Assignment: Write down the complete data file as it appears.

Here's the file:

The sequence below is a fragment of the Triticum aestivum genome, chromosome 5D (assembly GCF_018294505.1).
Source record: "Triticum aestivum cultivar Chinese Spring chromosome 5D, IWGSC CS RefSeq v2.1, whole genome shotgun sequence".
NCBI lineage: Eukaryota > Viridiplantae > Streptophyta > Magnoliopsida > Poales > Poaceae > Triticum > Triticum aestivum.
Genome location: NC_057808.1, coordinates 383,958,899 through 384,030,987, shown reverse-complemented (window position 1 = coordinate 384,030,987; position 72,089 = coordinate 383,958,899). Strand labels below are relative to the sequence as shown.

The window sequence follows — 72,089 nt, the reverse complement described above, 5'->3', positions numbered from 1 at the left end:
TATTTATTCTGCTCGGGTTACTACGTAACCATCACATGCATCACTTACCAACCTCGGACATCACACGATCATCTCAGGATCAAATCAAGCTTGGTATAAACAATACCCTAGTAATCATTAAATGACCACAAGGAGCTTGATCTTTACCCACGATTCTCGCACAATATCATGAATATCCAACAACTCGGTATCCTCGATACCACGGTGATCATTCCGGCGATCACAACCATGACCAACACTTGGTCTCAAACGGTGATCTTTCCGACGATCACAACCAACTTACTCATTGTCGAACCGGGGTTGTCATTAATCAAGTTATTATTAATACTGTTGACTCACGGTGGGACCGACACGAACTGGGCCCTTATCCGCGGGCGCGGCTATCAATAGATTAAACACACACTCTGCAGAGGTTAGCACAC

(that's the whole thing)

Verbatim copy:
The sequence below is a fragment of the Triticum aestivum genome, chromosome 5D (assembly GCF_018294505.1).
Source record: "Triticum aestivum cultivar Chinese Spring chromosome 5D, IWGSC CS RefSeq v2.1, whole genome shotgun sequence".
NCBI lineage: Eukaryota > Viridiplantae > Streptophyta > Magnoliopsida > Poales > Poaceae > Triticum > Triticum aestivum.
Genome location: NC_057808.1, coordinates 383,958,899 through 384,030,987, shown reverse-complemented (window position 1 = coordinate 384,030,987; position 72,089 = coordinate 383,958,899). Strand labels below are relative to the sequence as shown.

The window sequence follows — 72,089 nt, the reverse complement described above, 5'->3', positions numbered from 1 at the left end:
TATTTATTCTGCTCGGGTTACTACGTAACCATCACATGCATCACTTACCAACCTCGGACATCACACGATCATCTCAGGATCAAATCAAGCTTGGTATAAACAATACCCTAGTAATCATTAAATGACCACAAGGAGCTTGATCTTTACCCACGATTCTCGCACAATATCATGAATATCCAACAACTCGGTATCCTCGATACCACGGTGATCATTCCGGCGATCACAACCATGACCAACACTTGGTCTCAAACGGTGATCTTTCCGACGATCACAACCAACTTACTCATTGTCGAACCGGGGTTGTCATTAATCAAGTTATTATTAATACTGTTGACTCACGGTGGGACCGACACGAACTGGGCCCTTATCCGCGGGCGCGGCTATCAATAGATTAAACACACACTCTGCAGAGGTTAGCACAC